Following a $31.5 million verdict against a Dallas auto body shop for what the jury found was its role in a couple’s serious injuries, the Auto Body Association of Texas plans to start holding members to a higher standard “in terms of safety,” Executive Director Jill Tuggle said Monday.
Tuggle, who attended closing arguments Friday and the verdict Monday in Seebachan v. John Eagle Collision Center, said the idea was fresh and details had yet to be worked out.
“This all kind of sprung today,” she said. But the case crystallized “the things we should have done.”
Members might be asked to take an oath of some sort, she said. That way, ABAT can refer customers to those collision repairers with a locator on its website and be confident the shop is trained and willing to do a quality repair.
As noted earlier, the idea is raw and will be fleshed out by the trade group. ABAT would likely be working on the quality control initiative through the end of the year, Tuggle said.
“Our mission is to create an environment of Professionalism, Respect, Accountability, Excellence, Enthusiasm and the ability to collect Fair and Reasonable compensation for Collision Repairers who properly restore vehicles to their Safe pre-loss Condition,” ABAT’s mission statement states. (Emphasis ABAT’s.)
John Eagle Collision panel-bonded a replacement roof to a 2010 Honda Fit rather than using the welds dictated by Honda OEM repair procedures, according to records and the deposition of John Eagle Collision Center director Boyce Willis.
An expert for the plaintiffs said the use of adhesive — thought to be 3M’s 8115 — compromised the roof’s ability to manage collision energy for the unibody vehicle, leading to a more severe collision experience for its subsequent owners, Matthew and Marcia Seebachan. The couple suffered serious injuries and were trapped inside the burning Fit in 2013 after T-boning a hydroplaning 2010 Toyota Tacoma which traveled into their lane.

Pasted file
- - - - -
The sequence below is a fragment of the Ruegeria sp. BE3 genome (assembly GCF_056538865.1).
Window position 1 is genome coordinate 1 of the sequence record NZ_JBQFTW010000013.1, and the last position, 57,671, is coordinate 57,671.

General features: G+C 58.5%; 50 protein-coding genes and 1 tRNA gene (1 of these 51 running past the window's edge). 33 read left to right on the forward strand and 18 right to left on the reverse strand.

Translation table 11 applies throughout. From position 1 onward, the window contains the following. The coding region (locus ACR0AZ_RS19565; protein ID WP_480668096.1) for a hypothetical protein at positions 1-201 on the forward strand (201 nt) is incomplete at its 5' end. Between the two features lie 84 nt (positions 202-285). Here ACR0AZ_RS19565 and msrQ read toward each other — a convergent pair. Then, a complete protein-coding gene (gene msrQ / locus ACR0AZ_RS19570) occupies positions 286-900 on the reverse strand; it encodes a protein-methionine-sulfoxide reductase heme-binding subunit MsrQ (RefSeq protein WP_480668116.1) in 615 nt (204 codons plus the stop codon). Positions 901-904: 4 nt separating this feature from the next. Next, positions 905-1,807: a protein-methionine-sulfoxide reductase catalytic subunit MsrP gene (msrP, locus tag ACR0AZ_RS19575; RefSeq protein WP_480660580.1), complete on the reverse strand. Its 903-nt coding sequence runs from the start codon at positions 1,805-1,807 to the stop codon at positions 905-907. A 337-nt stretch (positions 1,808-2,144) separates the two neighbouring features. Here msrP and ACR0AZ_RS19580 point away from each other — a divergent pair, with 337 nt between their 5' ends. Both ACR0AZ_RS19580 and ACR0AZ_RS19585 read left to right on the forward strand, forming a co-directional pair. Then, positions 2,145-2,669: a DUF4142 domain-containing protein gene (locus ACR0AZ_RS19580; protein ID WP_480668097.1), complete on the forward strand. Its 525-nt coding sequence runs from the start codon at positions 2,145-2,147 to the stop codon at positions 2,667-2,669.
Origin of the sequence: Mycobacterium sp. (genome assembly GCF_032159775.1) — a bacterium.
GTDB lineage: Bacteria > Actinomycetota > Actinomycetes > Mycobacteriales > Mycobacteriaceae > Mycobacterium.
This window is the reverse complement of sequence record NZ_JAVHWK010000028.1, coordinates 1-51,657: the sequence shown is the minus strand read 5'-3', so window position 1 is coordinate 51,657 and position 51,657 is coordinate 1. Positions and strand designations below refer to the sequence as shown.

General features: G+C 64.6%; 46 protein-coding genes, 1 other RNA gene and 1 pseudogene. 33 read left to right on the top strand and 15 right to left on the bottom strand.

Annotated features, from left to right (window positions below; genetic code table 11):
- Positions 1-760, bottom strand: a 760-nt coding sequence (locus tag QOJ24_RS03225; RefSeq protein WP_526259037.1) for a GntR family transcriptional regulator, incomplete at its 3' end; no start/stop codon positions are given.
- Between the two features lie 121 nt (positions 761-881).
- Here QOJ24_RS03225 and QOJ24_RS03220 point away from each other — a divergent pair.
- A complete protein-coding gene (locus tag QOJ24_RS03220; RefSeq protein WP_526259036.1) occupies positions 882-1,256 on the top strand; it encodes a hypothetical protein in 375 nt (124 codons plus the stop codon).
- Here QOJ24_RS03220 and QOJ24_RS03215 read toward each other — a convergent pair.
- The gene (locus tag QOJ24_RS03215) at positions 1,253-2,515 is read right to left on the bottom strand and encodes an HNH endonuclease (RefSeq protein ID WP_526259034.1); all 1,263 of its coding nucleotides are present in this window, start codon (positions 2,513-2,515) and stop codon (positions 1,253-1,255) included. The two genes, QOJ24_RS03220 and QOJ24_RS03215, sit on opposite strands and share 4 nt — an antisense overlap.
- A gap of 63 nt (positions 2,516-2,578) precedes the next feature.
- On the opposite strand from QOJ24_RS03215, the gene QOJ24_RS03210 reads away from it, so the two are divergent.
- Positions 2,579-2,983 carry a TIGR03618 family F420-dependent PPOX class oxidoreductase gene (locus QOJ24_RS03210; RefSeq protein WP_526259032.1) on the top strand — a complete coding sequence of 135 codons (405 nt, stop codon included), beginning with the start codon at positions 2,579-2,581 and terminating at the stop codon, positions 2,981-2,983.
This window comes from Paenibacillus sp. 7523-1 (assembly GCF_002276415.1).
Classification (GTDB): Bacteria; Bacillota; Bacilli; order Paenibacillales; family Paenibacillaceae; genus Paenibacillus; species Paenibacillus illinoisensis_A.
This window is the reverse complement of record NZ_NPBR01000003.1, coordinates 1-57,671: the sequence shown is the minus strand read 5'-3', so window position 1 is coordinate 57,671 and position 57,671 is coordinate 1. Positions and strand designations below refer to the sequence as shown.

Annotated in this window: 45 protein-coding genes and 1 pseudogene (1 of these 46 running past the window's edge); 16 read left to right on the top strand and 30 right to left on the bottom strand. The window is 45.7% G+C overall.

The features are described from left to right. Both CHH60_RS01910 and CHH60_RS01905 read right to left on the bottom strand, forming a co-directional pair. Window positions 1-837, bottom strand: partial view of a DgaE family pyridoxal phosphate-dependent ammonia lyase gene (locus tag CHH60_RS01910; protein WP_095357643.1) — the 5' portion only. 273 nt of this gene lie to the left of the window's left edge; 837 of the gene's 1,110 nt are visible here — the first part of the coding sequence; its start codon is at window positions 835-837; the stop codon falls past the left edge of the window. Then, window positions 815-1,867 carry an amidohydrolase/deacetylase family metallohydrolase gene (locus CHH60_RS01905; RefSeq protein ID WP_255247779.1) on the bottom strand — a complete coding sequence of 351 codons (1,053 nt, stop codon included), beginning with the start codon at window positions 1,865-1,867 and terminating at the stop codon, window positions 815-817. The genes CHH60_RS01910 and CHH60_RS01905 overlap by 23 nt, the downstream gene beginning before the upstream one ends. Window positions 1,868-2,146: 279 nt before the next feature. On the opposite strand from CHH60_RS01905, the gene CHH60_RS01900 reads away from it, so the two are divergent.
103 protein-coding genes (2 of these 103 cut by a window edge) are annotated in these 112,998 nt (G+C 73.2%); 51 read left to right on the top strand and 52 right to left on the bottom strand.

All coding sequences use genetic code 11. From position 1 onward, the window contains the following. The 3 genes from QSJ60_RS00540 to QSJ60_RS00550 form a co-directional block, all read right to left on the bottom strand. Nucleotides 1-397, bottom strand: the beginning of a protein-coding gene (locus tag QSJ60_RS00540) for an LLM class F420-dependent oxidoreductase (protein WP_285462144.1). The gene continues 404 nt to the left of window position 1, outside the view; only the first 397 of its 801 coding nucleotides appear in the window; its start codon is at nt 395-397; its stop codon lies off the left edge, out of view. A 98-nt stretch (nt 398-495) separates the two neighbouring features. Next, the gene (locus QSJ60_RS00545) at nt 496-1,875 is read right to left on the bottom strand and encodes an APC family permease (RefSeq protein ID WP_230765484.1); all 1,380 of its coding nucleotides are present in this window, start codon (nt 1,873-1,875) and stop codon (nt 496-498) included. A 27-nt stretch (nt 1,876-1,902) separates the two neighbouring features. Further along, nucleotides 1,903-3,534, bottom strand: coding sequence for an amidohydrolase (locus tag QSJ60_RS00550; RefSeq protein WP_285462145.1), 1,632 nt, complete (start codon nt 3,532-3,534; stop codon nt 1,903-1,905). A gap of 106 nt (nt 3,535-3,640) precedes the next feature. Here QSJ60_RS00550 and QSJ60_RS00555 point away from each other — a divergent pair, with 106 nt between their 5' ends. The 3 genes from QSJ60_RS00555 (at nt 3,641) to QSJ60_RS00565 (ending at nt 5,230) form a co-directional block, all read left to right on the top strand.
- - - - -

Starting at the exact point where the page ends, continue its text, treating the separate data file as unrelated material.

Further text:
The jury awarded $42 million and declared John Eagle Collision responsible for 75 percent of it; the rest of the culpability went to the other driver.
“We’ve got to take the word recommendation more seriously,” said Tuggle, who described the jurors as feeling OEM recommendations were how cars should be fixed. Insurers and even John Eagle Collision had argued that they’re merely suggestions, interchangeable with another idea of how the repair should be done.
Tuggle was present in the hallway following the verdict for an informal Q&A with jurors. She said the jury was interested in justice for the Seebachans, not with trying to fix the collision repair industry. But she said she introduced herself, said repairers were watching the case closely, and “‘this will have a big impact on our industry.’”
“They thanked me,” Tuggle said. She said she got the impression her comments helped them feel like “‘I did the right thing’” with the verdict.
Tuggle called the case a tricky one for her as a trade group director. She hates to see a shop sued, but repairers seemed “mostly positive with the verdict today,” she said.
Seeing Matthew Seebachan in the courtroom “personifies the impact that we can have on people,” she said. Based on the jury’s damages, he endured and will experience the most pain and suffering,
She said she told Seebachan “our industry has used this for a learning experience” and “everyone’s listening now.”
Jill Tuggle, the first full-time executive director of the Auto Body Association of Texas. (Provided by ABAT)
This 2010 Honda Fit burned following a collision with a hydroplaning 2010 Toyota Tundra. (Provided by Tracy Law Firm via PRNewsFoto)